Alexa is Not about Voice Commerce

Alexa is Not about Voice Commerce

Many consumer brands are trying to incorporate voice interactions or voice commerce into their products. Apple has Siri locked in its ecosystem. So does Google for the most part. But Amazon is pushing Alexa to be the first mainstream voice touch point.

I wonder if that is the end goal. Sure Amazon would like a frictionless interface for consumers to buy more. My hypothesis is Alexa is meant to convince developers and startups that Amazon has all the products and tools that any “technology” company would ever need. The product line has everything from $5/month VPS instances that compete with Godaddy to running oil and energy market-related applications for GE. All infrastructure and data processing needs can be fulfilled within the Amazon ecosystem.

You would think that Google and Microsoft would leverage their expertise into selling more cloud infrastructure. Google’s revenue is overwhelming based on advertising. Microsoft’s comes from Office and licensing enterprise software. Both are in the process of shifting their mindset, but it is not a natural process. This direction might be in Amazon’s DNA or at least related to their previous experience with AWS. They built their website and realized they could leverage that knowledge and rent it out to others. They were the first big cloud provider that enabled developers and shadow IT groups to test, build, prototype and run their products in the cloud. Once hooked those customers were not going anywhere else as they developed more sophisticated products and moved on to other jobs. The use of AWS was organic. It had to be. They didn’t control any of the touch points like the operating system or devices (even though they tried).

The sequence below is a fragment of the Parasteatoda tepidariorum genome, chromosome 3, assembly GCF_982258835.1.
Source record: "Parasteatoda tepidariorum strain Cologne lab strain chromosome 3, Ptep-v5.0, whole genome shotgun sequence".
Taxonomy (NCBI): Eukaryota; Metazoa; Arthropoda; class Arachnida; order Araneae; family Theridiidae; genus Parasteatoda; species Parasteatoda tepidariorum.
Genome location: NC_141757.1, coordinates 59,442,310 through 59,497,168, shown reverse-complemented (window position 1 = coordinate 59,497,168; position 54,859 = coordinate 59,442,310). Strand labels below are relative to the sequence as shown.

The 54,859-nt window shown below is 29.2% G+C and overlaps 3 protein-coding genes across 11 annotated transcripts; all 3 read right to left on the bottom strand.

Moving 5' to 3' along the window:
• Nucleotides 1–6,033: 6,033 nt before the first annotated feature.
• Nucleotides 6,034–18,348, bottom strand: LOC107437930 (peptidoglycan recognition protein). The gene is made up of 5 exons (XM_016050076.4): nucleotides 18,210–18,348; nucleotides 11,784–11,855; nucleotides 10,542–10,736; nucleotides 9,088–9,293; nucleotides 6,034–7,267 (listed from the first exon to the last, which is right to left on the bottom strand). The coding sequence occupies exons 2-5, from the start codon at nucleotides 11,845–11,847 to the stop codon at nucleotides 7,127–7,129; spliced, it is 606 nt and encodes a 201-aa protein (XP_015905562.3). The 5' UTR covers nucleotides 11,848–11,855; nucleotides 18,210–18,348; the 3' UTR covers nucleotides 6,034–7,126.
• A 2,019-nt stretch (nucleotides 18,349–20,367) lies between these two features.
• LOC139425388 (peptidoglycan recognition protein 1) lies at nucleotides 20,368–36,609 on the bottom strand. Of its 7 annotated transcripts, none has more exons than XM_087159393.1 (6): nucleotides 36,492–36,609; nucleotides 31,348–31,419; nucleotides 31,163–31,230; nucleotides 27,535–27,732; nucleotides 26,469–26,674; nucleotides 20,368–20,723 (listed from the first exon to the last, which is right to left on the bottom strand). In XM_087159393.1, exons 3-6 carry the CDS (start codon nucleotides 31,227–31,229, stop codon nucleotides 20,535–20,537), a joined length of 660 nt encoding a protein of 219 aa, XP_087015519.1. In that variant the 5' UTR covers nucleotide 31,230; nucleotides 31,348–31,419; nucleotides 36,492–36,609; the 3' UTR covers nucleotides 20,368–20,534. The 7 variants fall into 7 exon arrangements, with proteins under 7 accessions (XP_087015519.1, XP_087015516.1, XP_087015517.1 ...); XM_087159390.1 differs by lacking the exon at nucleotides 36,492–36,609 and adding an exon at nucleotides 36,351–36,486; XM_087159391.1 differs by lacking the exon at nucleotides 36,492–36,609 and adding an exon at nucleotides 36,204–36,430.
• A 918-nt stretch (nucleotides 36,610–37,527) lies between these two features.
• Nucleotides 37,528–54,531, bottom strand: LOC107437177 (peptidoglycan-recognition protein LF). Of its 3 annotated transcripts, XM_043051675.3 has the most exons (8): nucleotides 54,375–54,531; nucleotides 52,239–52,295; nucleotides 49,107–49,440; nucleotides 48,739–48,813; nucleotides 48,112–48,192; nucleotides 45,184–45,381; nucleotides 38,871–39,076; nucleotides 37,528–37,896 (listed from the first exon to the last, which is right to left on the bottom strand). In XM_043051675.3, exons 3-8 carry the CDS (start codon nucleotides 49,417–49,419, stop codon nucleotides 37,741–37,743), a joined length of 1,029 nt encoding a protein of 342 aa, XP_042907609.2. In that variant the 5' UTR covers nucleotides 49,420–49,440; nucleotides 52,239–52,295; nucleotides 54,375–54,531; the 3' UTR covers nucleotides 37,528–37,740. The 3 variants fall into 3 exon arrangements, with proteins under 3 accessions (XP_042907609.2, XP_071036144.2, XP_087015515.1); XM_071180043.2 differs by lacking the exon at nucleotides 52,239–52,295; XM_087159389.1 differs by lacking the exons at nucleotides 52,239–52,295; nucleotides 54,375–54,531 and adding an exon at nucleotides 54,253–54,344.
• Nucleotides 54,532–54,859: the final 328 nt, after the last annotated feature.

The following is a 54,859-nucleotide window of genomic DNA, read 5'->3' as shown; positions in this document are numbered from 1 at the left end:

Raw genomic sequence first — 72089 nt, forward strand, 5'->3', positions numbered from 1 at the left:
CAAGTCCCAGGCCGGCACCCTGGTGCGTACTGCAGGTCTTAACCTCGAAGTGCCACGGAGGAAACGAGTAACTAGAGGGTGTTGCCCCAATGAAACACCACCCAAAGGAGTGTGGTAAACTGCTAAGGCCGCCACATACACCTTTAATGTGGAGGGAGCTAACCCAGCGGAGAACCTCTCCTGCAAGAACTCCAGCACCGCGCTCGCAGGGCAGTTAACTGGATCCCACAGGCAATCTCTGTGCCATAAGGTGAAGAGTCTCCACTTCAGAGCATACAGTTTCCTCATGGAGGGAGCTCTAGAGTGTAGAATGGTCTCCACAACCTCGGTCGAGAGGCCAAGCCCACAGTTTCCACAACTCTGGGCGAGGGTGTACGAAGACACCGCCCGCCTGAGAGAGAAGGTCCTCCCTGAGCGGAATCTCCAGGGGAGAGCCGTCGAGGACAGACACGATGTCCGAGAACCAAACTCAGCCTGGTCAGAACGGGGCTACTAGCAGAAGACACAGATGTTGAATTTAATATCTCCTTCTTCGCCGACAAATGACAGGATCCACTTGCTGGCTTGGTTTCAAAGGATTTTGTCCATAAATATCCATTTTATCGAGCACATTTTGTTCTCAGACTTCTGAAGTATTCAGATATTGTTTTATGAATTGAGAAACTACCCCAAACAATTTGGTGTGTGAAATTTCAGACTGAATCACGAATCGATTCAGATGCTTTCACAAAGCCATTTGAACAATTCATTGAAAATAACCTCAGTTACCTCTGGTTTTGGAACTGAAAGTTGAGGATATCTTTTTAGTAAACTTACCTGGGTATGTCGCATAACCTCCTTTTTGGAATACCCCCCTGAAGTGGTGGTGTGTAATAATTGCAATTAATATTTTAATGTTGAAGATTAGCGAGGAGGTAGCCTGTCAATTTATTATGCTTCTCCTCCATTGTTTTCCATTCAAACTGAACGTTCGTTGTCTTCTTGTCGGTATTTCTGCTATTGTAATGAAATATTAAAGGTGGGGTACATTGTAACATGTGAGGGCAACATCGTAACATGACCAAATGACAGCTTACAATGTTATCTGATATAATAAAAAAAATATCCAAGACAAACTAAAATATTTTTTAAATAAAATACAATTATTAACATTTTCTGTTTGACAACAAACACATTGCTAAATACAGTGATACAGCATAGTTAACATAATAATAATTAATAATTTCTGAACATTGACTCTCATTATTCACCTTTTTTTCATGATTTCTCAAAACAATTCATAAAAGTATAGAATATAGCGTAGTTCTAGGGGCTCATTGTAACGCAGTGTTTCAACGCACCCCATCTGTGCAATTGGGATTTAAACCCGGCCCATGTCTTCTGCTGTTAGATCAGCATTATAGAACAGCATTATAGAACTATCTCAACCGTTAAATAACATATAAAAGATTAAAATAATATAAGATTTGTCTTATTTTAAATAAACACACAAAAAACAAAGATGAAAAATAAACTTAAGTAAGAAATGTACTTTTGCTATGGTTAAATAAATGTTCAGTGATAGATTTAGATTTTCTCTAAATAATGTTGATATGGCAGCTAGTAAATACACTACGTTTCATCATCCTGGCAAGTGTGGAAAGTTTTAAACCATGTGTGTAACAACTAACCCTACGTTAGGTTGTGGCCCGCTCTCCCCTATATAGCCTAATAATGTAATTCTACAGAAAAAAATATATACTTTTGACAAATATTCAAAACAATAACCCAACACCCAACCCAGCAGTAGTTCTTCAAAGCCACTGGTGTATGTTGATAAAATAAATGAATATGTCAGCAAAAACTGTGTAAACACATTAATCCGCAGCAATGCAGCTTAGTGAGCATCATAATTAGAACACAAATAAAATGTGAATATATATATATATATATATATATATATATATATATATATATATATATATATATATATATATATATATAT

How will we know if this hypothesis is correct? The easy answer is we see an uptick in new voice products developed on AWS. It will take time. Voice interactions or commerce have challenges. For example, the discovery of skills or apps. Can you search for Alexa skills without a phone or going through a website? We can’t turn the knob and find more content like on radio. Any form of monetization will be intrusive. How about interjecting ads? We all know how much consumers love pop-ups and interstitial ads. These points of friction require resolution. Otherwise, voice technology will have a short hype cycle.

Marketing Skills of the Future

Marketing Skills of the Future

Scott Brinker interviewing chief marketing technologist of Xerox:


8. Any advice you’d offer to someone starting out their career in marketing today?

Get very comfortable with fundamental martech tools, hone your creative and storytelling skills, and fearlessly dig into data exploration, analytics, insights, and visualization. I believe the future of marketing is in the hands of people who can compose a compelling blog post with personally-generated creative, while laying a few lines of Javascript and building a visualization of the results of the post with some code from D3.


Compare to the email sent out in preparation for the first course in Udacity’s Deep Learning Nanodegree Foundation:


Our team has compiled an excellent selection of resources for you, so please review these as you use this week of preparation to your full advantage:

Are you completely new to the world of Deep Learning? Read this fantastic introduction to Machine Learning.

Need a refresher on the basics of Linear Algebra? Have a look at this Udacity course.

Do you want to brush up Python skills? This Intro to Data Analysis Udacity course covers the Python libraries NumPy, Pandas, and Matplotlib.